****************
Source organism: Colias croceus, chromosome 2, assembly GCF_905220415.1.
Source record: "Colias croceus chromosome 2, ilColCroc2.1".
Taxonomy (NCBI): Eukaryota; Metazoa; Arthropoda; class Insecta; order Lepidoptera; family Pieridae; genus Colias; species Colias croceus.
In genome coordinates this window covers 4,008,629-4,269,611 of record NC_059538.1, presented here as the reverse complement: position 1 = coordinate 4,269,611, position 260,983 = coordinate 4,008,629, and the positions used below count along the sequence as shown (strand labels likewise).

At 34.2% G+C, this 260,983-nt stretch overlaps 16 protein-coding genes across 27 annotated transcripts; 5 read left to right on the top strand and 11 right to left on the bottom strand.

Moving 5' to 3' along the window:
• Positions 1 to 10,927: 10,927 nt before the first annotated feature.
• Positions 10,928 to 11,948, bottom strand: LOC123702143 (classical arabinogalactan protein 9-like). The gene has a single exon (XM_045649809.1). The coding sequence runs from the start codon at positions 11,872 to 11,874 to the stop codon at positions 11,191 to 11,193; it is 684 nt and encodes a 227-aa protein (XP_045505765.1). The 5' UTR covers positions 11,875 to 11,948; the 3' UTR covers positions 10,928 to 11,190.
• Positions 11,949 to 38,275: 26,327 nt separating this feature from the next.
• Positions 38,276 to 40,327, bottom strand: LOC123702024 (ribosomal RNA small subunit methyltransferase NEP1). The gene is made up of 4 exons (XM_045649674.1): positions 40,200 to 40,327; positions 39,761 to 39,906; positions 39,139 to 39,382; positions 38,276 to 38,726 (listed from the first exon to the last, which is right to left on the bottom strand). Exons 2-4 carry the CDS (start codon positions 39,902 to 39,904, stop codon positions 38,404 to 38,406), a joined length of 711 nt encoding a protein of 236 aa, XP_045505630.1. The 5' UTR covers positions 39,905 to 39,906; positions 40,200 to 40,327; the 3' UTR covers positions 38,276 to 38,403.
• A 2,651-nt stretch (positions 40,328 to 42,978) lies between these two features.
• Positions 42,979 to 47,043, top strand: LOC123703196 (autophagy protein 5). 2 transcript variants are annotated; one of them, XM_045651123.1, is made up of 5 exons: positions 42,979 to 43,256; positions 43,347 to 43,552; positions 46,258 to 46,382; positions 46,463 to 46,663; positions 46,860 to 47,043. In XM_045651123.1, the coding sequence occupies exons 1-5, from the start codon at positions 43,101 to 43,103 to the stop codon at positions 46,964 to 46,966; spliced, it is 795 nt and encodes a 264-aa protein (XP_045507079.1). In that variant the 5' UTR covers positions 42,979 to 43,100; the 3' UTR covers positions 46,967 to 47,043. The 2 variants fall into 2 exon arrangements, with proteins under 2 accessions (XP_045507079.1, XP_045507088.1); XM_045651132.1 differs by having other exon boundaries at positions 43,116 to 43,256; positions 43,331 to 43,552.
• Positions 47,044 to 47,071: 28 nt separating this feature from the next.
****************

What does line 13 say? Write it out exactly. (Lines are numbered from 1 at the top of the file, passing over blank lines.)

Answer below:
• Positions 47,044 to 47,071: 28 nt separating this feature from the next.